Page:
Passion Without Boundaries

Passion Without Boundaries

Passion Without Boundaries

In a two-part series, Susquehanna Director of Athletics Communications Katie Meier will take a look at how study abroad experiences impact its student-athlete population—how they balance it all, what types of experiences they have and what they ultimately take away from it. In part one, women's basketball player Ariana Stowe talked about how she worked her passion for basketball into her time in Costa Rica.

At the ripe old age of 20, Susquehanna junior Ariana Stowe has already experienced first-hand the secret to a fulfilling life: identify your passion and find a way to incorporate it into your life every chance you get. As a member of the women's basketball team, it would appear she's done just that by pursuing an education while also playing the sport she loves.

Simply playing basketball during her time at SU is not the only way she's incorporating her passion into her life, though. She found an even more meaningful way to explore her passions by going beyond the boundaries of the Susquehanna community.

Every student at Susquehanna, an athlete or not, who entered the university beginning in the fall of 2010 is required to complete a cross-cultural experience as part of the GO (Global Opportunities) Program. A unique opportunity crossed Stowe's plate early in her sophomore year and started the ball rolling on what she regards as one of the most fulfilling experiences she's had.

"[Susquehanna] Coach [Jim] Reed forwarded an email he had received from Josh Erickson, who is the program director for a program called Beyond Study Abroad," Stowe explained. "Josh is a former basketball player from a DIII university. Maybe five years ago, he went to Costa Rica for his own cross-cultural experience and realized there was an opportunity to connect sports to the kids in Costa Rica by creating youth sport camps. He also recognized it was something college, student-athletes could get involved in and benefit from, as well."

Because a summer session in Costa Rica was not an already existing GO Program, Stowe had a lot of legwork in front of her to get her trip approved. She had to submit a proposal which then had to go through a formal review process. Fortunately her trip to Costa Rica was approved and she was off to spend six weeks in a foreign country with other student-athletes from across the country.

The program involves six-week sessions for collegiate student-athletes and combined college courses, athletic training work and the opportunity to work with and teach underprivileged Costa Rican children a variety of sports.

Basketball provided Stowe with something familiar in a strange country and her transition was also aided by her host family. Not only was her host family great – "our host mom was amazing," she said. "She was so attentive to our needs and she always ate meals with us," – but she also roomed with another college athlete from the U.S. which made life a bit more comfortable.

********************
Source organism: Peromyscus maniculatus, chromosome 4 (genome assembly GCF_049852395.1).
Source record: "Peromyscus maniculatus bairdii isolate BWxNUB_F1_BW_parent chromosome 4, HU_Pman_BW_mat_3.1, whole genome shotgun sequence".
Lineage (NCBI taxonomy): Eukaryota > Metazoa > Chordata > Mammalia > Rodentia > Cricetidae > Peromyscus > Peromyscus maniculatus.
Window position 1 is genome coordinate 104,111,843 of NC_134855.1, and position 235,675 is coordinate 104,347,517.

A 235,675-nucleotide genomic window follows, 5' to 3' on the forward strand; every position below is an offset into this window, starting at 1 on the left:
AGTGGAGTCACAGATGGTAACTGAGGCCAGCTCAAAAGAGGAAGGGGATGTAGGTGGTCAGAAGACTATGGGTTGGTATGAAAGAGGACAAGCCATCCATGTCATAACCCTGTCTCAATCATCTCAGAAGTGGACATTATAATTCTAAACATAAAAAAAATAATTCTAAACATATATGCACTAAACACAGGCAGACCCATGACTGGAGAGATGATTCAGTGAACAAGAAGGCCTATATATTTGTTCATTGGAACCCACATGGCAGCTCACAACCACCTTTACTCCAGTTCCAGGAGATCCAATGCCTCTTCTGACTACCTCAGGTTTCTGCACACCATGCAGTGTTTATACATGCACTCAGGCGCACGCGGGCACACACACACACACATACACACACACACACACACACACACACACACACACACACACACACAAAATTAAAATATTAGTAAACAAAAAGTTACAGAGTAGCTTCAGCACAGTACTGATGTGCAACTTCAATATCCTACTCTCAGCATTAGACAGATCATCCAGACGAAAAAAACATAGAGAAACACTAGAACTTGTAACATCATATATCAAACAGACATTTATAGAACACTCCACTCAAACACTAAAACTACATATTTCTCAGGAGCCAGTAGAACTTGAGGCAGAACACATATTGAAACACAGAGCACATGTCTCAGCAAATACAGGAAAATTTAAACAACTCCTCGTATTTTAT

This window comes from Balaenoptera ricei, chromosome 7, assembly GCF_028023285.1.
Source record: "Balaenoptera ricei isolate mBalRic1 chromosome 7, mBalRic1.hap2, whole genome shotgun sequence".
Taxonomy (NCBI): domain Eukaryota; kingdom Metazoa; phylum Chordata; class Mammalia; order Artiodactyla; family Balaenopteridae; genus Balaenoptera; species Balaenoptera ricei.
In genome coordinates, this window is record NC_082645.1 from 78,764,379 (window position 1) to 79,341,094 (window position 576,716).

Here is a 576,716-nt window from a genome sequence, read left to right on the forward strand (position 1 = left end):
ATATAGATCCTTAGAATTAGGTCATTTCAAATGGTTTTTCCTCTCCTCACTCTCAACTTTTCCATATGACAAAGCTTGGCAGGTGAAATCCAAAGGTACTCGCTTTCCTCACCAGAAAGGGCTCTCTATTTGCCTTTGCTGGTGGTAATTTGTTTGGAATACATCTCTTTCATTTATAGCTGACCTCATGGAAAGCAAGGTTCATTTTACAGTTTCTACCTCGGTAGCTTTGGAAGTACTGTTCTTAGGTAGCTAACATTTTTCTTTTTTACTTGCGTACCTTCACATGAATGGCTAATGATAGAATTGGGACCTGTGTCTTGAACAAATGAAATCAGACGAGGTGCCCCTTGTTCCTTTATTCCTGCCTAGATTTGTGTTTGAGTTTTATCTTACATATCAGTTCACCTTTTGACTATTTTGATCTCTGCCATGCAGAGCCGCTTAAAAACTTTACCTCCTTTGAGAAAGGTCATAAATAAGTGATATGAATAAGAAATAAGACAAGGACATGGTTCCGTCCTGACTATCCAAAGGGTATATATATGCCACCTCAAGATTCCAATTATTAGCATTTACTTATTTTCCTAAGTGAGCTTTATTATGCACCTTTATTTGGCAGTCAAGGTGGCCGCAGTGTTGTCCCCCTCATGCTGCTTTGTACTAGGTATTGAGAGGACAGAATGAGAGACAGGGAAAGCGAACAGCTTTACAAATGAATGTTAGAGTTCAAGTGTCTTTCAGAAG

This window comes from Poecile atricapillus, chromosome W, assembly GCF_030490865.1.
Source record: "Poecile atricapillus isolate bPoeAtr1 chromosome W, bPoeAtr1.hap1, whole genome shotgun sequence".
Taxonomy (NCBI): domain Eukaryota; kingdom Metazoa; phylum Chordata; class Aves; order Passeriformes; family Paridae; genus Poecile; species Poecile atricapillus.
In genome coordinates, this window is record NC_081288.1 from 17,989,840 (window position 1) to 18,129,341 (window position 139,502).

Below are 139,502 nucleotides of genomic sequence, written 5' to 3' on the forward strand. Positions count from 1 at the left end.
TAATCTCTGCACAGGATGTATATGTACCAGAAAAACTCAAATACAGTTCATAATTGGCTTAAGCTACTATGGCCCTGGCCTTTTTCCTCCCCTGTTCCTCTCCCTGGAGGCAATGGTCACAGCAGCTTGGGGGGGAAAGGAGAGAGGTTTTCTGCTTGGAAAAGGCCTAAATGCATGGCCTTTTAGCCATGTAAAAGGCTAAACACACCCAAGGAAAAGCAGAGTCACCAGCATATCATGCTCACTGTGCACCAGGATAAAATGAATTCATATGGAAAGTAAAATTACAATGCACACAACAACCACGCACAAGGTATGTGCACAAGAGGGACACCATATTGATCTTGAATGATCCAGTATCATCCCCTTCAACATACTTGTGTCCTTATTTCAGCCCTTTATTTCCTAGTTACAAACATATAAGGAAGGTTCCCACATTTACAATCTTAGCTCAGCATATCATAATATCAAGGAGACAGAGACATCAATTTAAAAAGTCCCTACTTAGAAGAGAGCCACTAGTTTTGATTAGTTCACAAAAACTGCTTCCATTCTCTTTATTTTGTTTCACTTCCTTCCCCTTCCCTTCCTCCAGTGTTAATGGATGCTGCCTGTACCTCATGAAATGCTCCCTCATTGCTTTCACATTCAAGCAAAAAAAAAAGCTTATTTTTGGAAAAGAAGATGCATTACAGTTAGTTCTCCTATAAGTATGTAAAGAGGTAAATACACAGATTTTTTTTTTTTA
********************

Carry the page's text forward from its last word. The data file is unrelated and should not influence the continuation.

Stowe was also lucky in that Erickson could train her specifically in basketball. Other student-athletes were not as fortunate.

"There weren't just basketball players there," Stowe said. "In fact, I was only the basketball player in my group. There one girl who played lacrosse, three who played softball, a girl who played soccer, a few cross country runners and a football player. I was fortunate because unless your sport is actually played in Costa Rica, you couldn't get sport-specific training. But I was able to get one-on-one training with Josh so that was something unique to my experience."

Stowe was also able to partake in speed, agility, footwork and conditioning drills. And while Coach Reed was probably glad to hear about the work she put in to improve her basketball skills in the offseason, Stowe benefitted in much larger ways.

In addition to taking an intermediate Spanish course to earn credits and working on honing her basketball skills, Stowe spent time working with youth sport camps, which was the main purpose behind her trip.
"We worked with a company called FundaVida that facilitated these camps," she explained. "It was really open-ended. At one point it was me and another guy with literally 40 Costa Rican kids. It was overwhelming because they have tons of energy and just wanted to kick the basketball and I was ready to crumble. After that I just said, 'I'm just going to relax and realize they're just kids and they just want to play. If some of them want to learn basketball that's great, I can teach those who want to learn.'"

What was already a passion before her trip expanded more than she thought possible.

"Personally, I wasn't overly comfortable around kids before this trip," she admitted, "but there's just something about kids who don't have much that makes them appreciate you so much more. I realized how much of an impact I was making on these kids and it was emotionally overwhelming. No one really understood the experience except those who went through it with me.

"I was also able to learn what my strengths are on my own rather than having someone else tell me what they are," she continued. "I found out first-hand I had strengths I had never been aware of and could do things on my own in an unfamiliar place."

It's no secret that balancing academics, athletics and a study-abroad experience like Stowe's can be overwhelming. Student-athletes either have to sacrifice an offseason of training or forgo a summer break in order to study abroad, but according to Stowe, it should never feel like a sacrifice.

"If your sport is your passion, then find a way to make it work," she said. "Don't stop looking for a way to incorporate everything you love to do with everything you're required to do because there is a way to do both. Teaching people something you love to do and seeing them love it, as well, that's what makes the difference."